Your Go-To-Guide For Making A Successful Career Shift To Investment Banking
Making career shifts can be tedious, and it involves a lot of risk. However, it is also true that one can never know the outcome of an action unless he tries it. Making the right career decisions at the right time is important, but it is equally important not to settle for something that doesn’t make one happy.
What should one do on realizing the fact that the career route he has chosen for himself doesn’t make him happy or help him grow? Should he continue with the same, or should he take a calculated risk by changing his career path? Is it even advisable to make career shifts? How will the decisions affect his professional life and journey? What if the shift doesn’t turn out to be successful?
While all these questions on the fear of making career shifts are logical and natural, 92% experts on TapChief believe that besides hard-work, patience and persistence, proper mentorship and career guidance can help anyone make a successful shift in the career.
To prove the same,
We have an expert on TapChief, who not only made a successful career shift from being an Engineer to an Investment Banker, but has also helped others with the tips of changing career paths successfully.
If you want to know about an Investment Banker’s work and life, or how to get into the Investment Banking industry from some different sector, read on.
In conversation with an Engineer turned Investment Banker:
From being an Engineer to an IB Analyst, why did you make a career shift?
Like most other kids my age, engineering was a path chosen for me, rather than a predetermined step.
“While I always felt inclined to pursue a field of study with a significant quantitative edge combined with a qualitative aspect, engineering never really sparked a strong sense of interest or passion in me.”
A lot of what I studied had a sense of the abstract, missing a form of real world applicability I associated with things I found interesting, largely due to a lack of perceived practical applicability. This is, in no way, a mark against engineering; just that it wasn’t for me.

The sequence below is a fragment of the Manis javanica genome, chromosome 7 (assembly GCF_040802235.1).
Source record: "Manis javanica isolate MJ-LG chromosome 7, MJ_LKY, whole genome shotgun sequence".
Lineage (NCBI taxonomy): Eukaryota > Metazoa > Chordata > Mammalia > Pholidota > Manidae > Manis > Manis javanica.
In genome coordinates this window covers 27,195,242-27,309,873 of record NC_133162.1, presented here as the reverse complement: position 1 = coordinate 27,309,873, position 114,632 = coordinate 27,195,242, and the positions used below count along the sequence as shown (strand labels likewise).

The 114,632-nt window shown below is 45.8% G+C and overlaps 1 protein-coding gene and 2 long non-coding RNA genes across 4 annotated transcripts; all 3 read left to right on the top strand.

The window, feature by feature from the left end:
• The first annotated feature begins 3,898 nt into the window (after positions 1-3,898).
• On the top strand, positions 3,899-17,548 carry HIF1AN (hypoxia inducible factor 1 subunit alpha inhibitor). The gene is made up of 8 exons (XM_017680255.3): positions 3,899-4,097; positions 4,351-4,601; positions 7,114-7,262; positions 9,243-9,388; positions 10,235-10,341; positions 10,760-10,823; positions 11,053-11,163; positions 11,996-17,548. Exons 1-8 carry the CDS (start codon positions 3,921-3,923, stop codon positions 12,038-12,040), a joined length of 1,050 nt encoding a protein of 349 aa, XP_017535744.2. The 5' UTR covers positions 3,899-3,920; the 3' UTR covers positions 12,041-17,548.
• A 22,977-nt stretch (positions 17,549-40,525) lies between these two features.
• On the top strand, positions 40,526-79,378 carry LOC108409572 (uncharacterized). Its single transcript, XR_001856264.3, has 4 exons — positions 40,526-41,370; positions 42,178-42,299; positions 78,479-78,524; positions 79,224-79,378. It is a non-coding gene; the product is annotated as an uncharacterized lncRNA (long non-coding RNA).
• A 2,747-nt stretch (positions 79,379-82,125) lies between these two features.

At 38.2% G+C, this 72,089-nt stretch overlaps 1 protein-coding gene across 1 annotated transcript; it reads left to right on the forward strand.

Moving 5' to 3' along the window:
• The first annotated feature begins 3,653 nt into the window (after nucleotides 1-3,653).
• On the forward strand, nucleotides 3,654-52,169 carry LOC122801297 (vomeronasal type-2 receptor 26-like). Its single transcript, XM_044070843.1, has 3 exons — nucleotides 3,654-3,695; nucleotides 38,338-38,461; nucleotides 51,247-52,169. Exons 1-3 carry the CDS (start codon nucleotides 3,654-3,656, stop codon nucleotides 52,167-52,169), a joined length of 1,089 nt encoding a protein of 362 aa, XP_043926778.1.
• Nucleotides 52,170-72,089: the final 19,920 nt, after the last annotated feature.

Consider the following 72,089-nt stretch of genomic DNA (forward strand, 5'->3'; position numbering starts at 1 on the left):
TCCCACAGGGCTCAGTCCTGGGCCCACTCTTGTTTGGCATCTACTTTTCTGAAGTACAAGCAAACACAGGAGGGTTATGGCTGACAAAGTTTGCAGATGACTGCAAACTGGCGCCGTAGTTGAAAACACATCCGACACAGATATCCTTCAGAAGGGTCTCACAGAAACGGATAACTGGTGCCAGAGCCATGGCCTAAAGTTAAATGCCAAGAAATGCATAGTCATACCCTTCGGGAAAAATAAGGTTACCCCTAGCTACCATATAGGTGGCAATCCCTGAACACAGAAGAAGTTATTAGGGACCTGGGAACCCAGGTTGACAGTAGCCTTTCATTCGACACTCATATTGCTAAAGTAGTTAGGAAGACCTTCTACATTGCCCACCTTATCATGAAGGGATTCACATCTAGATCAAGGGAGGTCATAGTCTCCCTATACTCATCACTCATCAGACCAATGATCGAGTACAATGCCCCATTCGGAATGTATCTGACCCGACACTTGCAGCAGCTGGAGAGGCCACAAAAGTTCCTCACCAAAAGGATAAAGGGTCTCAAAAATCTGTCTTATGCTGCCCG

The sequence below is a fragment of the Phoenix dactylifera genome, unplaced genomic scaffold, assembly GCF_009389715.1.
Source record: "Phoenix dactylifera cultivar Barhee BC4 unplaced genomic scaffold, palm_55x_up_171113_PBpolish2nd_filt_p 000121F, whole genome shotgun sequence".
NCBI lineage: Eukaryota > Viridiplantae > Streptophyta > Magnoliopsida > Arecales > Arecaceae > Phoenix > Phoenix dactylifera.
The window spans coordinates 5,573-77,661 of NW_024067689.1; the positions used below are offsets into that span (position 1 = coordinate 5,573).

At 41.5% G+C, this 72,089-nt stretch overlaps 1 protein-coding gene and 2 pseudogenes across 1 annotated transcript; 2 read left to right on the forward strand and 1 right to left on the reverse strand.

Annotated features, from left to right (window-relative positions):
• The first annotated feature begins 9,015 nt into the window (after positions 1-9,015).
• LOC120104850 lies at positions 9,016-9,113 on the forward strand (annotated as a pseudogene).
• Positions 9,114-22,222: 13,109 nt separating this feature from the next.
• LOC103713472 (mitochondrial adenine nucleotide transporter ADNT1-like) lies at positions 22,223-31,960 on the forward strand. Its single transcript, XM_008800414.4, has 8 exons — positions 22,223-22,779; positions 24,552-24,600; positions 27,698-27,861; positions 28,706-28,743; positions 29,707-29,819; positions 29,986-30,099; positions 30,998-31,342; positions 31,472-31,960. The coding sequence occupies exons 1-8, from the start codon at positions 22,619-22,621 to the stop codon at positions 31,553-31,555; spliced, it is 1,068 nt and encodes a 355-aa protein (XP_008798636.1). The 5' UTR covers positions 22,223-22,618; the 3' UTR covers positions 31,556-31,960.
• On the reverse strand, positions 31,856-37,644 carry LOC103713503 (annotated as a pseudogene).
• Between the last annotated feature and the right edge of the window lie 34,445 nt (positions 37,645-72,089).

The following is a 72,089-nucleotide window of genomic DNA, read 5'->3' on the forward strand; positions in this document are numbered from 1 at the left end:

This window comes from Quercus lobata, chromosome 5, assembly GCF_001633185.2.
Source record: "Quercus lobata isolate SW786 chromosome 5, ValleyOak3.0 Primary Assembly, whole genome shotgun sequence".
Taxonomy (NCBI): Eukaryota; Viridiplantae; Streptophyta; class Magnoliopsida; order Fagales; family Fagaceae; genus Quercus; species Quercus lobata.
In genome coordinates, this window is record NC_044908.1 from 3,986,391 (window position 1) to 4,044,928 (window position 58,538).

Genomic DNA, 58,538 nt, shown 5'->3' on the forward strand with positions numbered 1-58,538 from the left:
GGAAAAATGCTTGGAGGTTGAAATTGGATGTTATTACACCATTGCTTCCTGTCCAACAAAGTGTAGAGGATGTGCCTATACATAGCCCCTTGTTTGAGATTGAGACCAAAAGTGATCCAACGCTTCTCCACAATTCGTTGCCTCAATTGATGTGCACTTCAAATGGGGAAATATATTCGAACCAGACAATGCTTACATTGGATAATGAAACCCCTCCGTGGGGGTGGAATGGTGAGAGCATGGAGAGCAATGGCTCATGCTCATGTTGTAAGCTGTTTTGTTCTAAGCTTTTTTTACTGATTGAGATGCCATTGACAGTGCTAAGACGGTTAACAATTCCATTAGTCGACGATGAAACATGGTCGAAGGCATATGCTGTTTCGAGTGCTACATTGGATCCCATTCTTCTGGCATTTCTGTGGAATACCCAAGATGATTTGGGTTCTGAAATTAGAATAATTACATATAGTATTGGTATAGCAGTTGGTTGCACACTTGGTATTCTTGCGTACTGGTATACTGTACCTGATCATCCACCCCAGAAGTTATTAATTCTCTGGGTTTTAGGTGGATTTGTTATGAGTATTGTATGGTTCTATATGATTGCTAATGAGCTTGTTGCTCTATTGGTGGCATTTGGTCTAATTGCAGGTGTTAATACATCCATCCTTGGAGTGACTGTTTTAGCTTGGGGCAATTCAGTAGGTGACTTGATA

I was always fascinated with the financial markets, in part due to being introduced to them from an early stage. I was always intrigued in the way different elements and forces come together in the markets, and how understanding their interactions was key to understanding their significant influence. That really appealed to me and what got me seriously considering a career in the field.
Once you had decided to go for finance, how did you start to be well-versed with the subject?
The world of finance is quite vast and intricately connected.
“One can opt to pursue core economics and a career in policy research and administration,one can opt for a career in consulting focusing specifically on banking and financial services or one can move into investment banking, the options are plentiful.”
I was quite confused as to what career option, in finance, would suit me the best. On speaking to a number of people across different roles, including family members, I chose Investment Banking as the first step, and started building a significant repository of knowledge.
In order to do that,
- I started reading books on economics as much as I could.
- I spoke to my seniors, family, friends in the same sector, and learnt to develop an opinion and thought process with respect to what I read.
What were the next steps you took to make Investment Banking your career?
Reading a single book like a textbook isn’t sufficient to help secure a good start in the finance industry. Doing other small things consistently can make a lot of difference. For the same, I started
-Reading ET: I started off with reading The Economics Times. Initially, I wouldn’t understand 80% of it but gradually, I started to get a hold of it. Patience is always the key.